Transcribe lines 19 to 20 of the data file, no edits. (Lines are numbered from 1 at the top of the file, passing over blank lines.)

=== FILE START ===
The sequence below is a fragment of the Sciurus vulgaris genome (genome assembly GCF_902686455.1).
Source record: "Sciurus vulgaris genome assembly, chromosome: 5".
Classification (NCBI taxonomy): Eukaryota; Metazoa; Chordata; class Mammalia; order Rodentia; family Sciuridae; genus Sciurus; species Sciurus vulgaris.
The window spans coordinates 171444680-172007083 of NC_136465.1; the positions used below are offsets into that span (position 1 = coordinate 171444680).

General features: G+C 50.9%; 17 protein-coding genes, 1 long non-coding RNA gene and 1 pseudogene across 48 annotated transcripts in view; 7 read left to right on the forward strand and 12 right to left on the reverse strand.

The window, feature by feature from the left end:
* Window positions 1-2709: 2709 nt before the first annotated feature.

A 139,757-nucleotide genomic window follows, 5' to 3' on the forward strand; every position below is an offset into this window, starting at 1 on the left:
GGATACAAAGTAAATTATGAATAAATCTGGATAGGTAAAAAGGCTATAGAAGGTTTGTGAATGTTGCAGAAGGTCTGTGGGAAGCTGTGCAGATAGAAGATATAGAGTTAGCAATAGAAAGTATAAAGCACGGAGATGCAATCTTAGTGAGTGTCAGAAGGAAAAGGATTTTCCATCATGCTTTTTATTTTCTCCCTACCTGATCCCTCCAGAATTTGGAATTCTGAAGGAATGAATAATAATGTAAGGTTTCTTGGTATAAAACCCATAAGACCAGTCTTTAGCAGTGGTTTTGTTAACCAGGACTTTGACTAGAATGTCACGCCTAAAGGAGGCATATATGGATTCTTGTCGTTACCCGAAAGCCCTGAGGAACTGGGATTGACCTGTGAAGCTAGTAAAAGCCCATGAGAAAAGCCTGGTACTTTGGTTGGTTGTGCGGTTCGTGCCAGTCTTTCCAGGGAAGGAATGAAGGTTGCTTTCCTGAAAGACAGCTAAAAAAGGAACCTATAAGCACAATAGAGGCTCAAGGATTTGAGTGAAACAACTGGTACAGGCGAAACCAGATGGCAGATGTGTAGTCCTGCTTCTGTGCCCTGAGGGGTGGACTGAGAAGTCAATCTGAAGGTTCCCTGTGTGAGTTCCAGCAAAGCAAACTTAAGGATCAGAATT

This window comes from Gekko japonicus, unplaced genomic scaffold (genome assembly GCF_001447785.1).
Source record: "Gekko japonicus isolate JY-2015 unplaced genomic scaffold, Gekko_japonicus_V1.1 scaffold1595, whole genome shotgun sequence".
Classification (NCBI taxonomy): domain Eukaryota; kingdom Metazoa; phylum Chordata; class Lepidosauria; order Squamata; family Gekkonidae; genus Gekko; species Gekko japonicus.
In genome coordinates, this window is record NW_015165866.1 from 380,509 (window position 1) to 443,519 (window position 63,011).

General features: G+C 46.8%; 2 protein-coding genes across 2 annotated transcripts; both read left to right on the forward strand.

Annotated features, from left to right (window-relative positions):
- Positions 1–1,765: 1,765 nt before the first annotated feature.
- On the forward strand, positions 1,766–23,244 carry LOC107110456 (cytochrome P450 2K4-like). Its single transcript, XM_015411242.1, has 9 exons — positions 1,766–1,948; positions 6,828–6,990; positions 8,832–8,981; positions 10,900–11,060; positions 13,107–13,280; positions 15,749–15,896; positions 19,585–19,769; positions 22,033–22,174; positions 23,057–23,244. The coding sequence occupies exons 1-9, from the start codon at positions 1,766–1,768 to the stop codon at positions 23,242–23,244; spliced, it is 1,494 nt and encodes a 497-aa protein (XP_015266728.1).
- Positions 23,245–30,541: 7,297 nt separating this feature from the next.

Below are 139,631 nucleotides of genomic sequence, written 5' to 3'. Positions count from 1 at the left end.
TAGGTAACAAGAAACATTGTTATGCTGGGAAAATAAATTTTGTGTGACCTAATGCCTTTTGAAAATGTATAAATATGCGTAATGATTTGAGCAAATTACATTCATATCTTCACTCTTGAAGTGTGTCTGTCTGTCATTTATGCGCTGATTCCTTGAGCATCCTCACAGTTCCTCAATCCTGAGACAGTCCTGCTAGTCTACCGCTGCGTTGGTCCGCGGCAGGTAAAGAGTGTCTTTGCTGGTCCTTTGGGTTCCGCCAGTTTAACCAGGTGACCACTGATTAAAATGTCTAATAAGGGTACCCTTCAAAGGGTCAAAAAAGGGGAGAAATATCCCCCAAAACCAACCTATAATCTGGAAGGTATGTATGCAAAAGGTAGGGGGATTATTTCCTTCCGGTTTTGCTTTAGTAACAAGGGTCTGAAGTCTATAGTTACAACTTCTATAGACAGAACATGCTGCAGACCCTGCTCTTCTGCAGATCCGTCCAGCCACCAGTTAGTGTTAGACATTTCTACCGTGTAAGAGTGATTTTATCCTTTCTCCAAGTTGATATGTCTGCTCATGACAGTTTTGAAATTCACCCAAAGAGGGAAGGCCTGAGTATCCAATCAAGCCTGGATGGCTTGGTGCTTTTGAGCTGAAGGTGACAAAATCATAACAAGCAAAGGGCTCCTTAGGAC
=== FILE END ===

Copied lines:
Below are 139,631 nucleotides of genomic sequence, written 5' to 3'. Positions count from 1 at the left end.
TAGGTAACAAGAAACATTGTTATGCTGGGAAAATAAATTTTGTGTGACCTAATGCCTTTTGAAAATGTATAAATATGCGTAATGATTTGAGCAAATTACATTCATATCTTCACTCTTGAAGTGTGTCTGTCTGTCATTTATGCGCTGATTCCTTGAGCATCCTCACAGTTCCTCAATCCTGAGACAGTCCTGCTAGTCTACCGCTGCGTTGGTCCGCGGCAGGTAAAGAGTGTCTTTGCTGGTCCTTTGGGTTCCGCCAGTTTAACCAGGTGACCACTGATTAAAATGTCTAATAAGGGTACCCTTCAAAGGGTCAAAAAAGGGGAGAAATATCCCCCAAAACCAACCTATAATCTGGAAGGTATGTATGCAAAAGGTAGGGGGATTATTTCCTTCCGGTTTTGCTTTAGTAACAAGGGTCTGAAGTCTATAGTTACAACTTCTATAGACAGAACATGCTGCAGACCCTGCTCTTCTGCAGATCCGTCCAGCCACCAGTTAGTGTTAGACATTTCTACCGTGTAAGAGTGATTTTATCCTTTCTCCAAGTTGATATGTCTGCTCATGACAGTTTTGAAATTCACCCAAAGAGGGAAGGCCTGAGTATCCAATCAAGCCTGGATGGCTTGGTGCTTTTGAGCTGAAGGTGACAAAATCATAACAAGCAAAGGGCTCCTTAGGAC